It’s a challenge to encourage development in little rural towns like Greenwich.
“The town needs more businesses” — everyone says that, and of course it’s true.
But how do you attract businesses to agricultural towns nestled in the Washington County countryside? How do you persuade people to move there?
Sara Idleman, who has been the town’s supervisor for 10 years and is seeking re-election, has an answer: Improve the quality of life. Idleman emphasizes her efforts to expand the town’s parks and improve its hiking and biking trails; to coordinate the town’s efforts with those in other communities, including in Saratoga County; and to make regional trail connections, such as to the Champlain Canalway Trail, that will tap into the growing recreational tourism market.
This is a smart and effective strategy that plays to the town’s strengths. Greenwich has beautiful landscapes and a charming downtown. It has miles of country roads through rolling hills with very little traffic. It has an active and impressive local arts scene.
Grants for parks and the development of recreational and cultural opportunities are available, and under Idleman’s leadership, the town has tapped into those funding streams. She makes a persuasive case that improving the local quality of life can attract residents and entrepreneurs to Greenwich. The first priority is to make the town a place where smart, creative people want to live.PauseCurrent Time0:00/Duration Time0:00Stream TypeLIVELoaded: 0%Progress: 0%0:00Fullscreen00:00Mute
Idleman’s challenger, Don Ward, has an impressive background as a longtime federal law enforcement officer, including years as a top supervisor for the U.S. Marshals Service. He handled budgets, communications, the setting of goals and oversaw 600 employees nationwide, Ward said. In hiring his personal staff, he liked to recruit people from a variety of backgrounds to get a diversity of thought, and he would use the skills he developed — listening to many voices, reaching consensus — in the supervisor’s job.
Ward identified the town’s “stagnant business environment” as a problem and said he would talk to business leaders interested in coming to Greenwich about the town’s friendly business environment and its other strengths. He stressed transparency, too, and pointed to the use of a website program by the town of Chester to continually update and explain its budget as “a great idea.” We agree with him on that.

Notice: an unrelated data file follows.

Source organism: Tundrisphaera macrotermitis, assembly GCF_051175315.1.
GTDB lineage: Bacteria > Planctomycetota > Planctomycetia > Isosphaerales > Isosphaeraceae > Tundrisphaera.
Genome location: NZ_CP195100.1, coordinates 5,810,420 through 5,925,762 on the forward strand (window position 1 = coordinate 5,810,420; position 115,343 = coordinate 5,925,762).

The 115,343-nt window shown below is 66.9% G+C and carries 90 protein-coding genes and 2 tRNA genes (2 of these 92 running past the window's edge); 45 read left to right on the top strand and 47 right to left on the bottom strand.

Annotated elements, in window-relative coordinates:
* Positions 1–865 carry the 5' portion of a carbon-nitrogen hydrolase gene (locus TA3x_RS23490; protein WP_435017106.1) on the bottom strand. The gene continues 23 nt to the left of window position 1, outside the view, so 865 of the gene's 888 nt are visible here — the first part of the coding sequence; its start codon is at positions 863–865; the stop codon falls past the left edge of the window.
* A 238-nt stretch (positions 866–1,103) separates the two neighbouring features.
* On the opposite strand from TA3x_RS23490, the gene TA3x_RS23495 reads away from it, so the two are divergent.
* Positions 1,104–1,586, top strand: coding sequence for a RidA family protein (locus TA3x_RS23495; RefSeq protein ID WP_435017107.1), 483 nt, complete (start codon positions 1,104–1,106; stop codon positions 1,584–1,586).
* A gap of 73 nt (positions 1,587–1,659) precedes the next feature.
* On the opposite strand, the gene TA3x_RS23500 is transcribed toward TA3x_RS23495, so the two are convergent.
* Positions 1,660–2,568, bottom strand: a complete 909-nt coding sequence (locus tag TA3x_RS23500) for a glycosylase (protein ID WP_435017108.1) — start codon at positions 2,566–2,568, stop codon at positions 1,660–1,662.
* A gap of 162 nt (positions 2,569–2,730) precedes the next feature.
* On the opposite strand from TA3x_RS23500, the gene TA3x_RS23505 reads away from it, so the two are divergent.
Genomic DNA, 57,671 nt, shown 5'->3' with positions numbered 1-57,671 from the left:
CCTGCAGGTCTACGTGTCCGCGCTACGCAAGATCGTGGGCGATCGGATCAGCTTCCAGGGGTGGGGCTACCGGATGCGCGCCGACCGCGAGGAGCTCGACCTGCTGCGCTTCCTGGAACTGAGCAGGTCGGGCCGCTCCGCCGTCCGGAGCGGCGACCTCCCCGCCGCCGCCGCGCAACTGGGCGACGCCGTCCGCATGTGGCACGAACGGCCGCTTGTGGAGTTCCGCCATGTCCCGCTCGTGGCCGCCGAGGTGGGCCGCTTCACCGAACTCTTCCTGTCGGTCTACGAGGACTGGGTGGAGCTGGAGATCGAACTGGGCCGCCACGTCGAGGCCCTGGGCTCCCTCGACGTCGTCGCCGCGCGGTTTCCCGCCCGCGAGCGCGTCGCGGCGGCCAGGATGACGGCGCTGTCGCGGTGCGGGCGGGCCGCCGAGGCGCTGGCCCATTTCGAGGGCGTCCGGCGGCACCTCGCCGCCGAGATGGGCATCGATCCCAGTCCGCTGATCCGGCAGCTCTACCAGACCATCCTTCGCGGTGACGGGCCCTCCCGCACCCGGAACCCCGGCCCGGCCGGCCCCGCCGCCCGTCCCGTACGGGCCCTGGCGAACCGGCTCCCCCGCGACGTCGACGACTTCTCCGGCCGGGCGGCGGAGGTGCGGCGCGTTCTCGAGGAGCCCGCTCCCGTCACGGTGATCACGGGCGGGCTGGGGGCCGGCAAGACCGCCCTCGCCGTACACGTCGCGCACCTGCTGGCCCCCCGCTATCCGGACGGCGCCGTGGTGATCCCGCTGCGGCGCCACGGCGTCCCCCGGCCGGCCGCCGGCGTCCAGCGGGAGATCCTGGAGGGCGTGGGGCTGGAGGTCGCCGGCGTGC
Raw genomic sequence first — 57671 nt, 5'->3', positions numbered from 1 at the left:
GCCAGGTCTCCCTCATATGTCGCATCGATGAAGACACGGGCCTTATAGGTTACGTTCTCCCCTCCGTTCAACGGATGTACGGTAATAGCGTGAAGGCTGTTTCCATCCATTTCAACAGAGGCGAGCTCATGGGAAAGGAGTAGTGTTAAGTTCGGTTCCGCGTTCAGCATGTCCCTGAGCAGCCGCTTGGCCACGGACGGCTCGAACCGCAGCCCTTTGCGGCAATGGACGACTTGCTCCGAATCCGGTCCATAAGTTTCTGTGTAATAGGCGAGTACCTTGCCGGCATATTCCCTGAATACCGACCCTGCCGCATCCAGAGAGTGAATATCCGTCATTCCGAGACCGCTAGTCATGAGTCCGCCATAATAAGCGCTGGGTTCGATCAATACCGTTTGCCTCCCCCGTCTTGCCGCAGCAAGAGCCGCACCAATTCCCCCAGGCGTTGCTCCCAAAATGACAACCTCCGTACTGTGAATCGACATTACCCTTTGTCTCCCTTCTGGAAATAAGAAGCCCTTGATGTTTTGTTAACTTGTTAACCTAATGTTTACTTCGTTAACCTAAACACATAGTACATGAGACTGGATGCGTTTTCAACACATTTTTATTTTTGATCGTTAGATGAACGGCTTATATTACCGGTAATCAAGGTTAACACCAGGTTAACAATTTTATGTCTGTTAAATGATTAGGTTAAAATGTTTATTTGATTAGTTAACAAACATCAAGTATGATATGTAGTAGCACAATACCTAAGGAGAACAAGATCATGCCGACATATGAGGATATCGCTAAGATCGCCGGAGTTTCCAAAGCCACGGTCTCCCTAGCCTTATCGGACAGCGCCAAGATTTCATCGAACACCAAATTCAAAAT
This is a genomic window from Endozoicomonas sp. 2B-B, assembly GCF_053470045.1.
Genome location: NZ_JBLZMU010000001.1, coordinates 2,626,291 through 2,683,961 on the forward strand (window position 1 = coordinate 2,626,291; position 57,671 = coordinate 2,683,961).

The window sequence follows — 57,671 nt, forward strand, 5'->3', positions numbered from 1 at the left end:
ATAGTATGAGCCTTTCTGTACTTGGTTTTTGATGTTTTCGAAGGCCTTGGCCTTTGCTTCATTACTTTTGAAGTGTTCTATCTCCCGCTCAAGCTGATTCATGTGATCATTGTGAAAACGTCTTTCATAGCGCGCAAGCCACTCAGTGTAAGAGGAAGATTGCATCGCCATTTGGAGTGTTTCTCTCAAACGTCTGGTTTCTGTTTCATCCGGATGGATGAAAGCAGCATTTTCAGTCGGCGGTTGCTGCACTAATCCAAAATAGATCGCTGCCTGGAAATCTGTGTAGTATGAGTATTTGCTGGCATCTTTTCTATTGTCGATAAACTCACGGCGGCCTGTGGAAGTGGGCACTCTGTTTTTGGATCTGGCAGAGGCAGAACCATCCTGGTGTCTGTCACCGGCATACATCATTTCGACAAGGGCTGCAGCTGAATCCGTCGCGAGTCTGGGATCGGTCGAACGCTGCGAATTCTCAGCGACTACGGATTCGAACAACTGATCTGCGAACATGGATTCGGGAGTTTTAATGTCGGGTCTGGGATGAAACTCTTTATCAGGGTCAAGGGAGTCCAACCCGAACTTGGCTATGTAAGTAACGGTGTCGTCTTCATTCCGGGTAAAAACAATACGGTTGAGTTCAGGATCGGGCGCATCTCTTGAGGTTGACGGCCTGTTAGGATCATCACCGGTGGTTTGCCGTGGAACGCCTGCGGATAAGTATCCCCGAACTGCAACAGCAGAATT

We are not persuaded, however, that reaching out to business leaders is enough to make Greenwich grow. The town needs a vision, and Idleman has one that fits. Greenwich does not have a lot of money to spend — it cannot, for example, give big companies tax breaks to move to town, because it does not have tax dollars to spare. What it can do is play on its strengths — beautiful countryside and rural charm — to attract tourists and residents.
Idleman mentioned that the town budget now being formulated might exceed its tax cap and also that it includes a 4% raise for town employees. That raise could be reduced to ensure the budget stays under the tax cap, which would benefit all of the town’s residents. Idleman seemed unsure about details of the town’s finances — not ideal in a supervisor.
Nonetheless, we endorse Idleman’s vision for the town and believe she has been guiding it in the right direction. Ward is a good candidate, but we would like to see him get some local political experience, perhaps on the town Planning Board or on the Town Board, before taking on the supervisor’s duties. We encourage Greenwich residents to re-elect Sara Idleman.